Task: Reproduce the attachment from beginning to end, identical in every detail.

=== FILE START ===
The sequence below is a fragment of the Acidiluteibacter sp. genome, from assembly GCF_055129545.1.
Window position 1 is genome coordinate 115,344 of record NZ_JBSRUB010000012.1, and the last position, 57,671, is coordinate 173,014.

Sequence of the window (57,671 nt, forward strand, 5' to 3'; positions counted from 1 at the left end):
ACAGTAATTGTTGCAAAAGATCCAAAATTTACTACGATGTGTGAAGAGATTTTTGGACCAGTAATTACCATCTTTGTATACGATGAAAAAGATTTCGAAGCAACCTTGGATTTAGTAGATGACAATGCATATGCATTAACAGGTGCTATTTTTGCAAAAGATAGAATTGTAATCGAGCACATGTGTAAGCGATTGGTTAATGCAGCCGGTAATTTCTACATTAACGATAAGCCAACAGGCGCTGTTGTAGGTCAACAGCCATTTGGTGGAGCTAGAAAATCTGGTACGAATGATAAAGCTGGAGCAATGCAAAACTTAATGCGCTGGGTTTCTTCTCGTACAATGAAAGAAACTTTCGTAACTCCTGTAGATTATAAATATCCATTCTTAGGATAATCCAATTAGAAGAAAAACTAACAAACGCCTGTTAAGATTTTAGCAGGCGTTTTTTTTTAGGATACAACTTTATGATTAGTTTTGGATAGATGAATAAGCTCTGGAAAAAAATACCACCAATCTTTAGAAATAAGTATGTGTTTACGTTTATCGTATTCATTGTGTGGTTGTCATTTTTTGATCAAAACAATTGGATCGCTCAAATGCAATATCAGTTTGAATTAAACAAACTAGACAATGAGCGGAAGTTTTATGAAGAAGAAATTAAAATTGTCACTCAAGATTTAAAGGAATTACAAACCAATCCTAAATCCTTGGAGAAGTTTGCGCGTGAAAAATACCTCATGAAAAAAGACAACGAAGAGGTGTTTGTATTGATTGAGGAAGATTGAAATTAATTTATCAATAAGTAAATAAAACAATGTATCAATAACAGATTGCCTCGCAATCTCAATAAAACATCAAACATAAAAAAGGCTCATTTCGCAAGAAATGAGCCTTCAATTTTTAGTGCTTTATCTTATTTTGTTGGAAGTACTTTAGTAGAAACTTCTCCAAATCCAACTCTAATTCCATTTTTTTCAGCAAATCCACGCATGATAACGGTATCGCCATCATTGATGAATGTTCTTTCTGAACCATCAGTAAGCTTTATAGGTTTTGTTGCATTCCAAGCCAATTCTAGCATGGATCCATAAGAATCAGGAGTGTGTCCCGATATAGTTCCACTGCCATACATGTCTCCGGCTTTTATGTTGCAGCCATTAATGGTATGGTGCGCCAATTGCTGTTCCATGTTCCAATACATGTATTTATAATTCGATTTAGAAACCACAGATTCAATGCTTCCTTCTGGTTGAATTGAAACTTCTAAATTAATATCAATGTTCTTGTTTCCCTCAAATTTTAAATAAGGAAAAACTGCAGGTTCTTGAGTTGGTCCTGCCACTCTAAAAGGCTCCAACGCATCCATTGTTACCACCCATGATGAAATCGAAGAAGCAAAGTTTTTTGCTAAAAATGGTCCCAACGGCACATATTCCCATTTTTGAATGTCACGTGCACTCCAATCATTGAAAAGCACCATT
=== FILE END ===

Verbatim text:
The sequence below is a fragment of the Acidiluteibacter sp. genome, from assembly GCF_055129545.1.
Window position 1 is genome coordinate 115,344 of record NZ_JBSRUB010000012.1, and the last position, 57,671, is coordinate 173,014.

Sequence of the window (57,671 nt, forward strand, 5' to 3'; positions counted from 1 at the left end):
ACAGTAATTGTTGCAAAAGATCCAAAATTTACTACGATGTGTGAAGAGATTTTTGGACCAGTAATTACCATCTTTGTATACGATGAAAAAGATTTCGAAGCAACCTTGGATTTAGTAGATGACAATGCATATGCATTAACAGGTGCTATTTTTGCAAAAGATAGAATTGTAATCGAGCACATGTGTAAGCGATTGGTTAATGCAGCCGGTAATTTCTACATTAACGATAAGCCAACAGGCGCTGTTGTAGGTCAACAGCCATTTGGTGGAGCTAGAAAATCTGGTACGAATGATAAAGCTGGAGCAATGCAAAACTTAATGCGCTGGGTTTCTTCTCGTACAATGAAAGAAACTTTCGTAACTCCTGTAGATTATAAATATCCATTCTTAGGATAATCCAATTAGAAGAAAAACTAACAAACGCCTGTTAAGATTTTAGCAGGCGTTTTTTTTTAGGATACAACTTTATGATTAGTTTTGGATAGATGAATAAGCTCTGGAAAAAAATACCACCAATCTTTAGAAATAAGTATGTGTTTACGTTTATCGTATTCATTGTGTGGTTGTCATTTTTTGATCAAAACAATTGGATCGCTCAAATGCAATATCAGTTTGAATTAAACAAACTAGACAATGAGCGGAAGTTTTATGAAGAAGAAATTAAAATTGTCACTCAAGATTTAAAGGAATTACAAACCAATCCTAAATCCTTGGAGAAGTTTGCGCGTGAAAAATACCTCATGAAAAAAGACAACGAAGAGGTGTTTGTATTGATTGAGGAAGATTGAAATTAATTTATCAATAAGTAAATAAAACAATGTATCAATAACAGATTGCCTCGCAATCTCAATAAAACATCAAACATAAAAAAGGCTCATTTCGCAAGAAATGAGCCTTCAATTTTTAGTGCTTTATCTTATTTTGTTGGAAGTACTTTAGTAGAAACTTCTCCAAATCCAACTCTAATTCCATTTTTTTCAGCAAATCCACGCATGATAACGGTATCGCCATCATTGATGAATGTTCTTTCTGAACCATCAGTAAGCTTTATAGGTTTTGTTGCATTCCAAGCCAATTCTAGCATGGATCCATAAGAATCAGGAGTGTGTCCCGATATAGTTCCACTGCCATACATGTCTCCGGCTTTTATGTTGCAGCCATTAATGGTATGGTGCGCCAATTGCTGTTCCATGTTCCAATACATGTATTTATAATTCGATTTAGAAACCACAGATTCAATGCTTCCTTCTGGTTGAATTGAAACTTCTAAATTAATATCAATGTTCTTGTTTCCCTCAAATTTTAAATAAGGAAAAACTGCAGGTTCTTGAGTTGGTCCTGCCACTCTAAAAGGCTCCAACGCATCCATTGTTACCACCCATGATGAAATCGAAGAAGCAAAGTTTTTTGCTAAAAATGGTCCCAACGGCACATATTCCCATTTTTGAATGTCACGTGCACTCCAATCATTGAAAAGCACCATT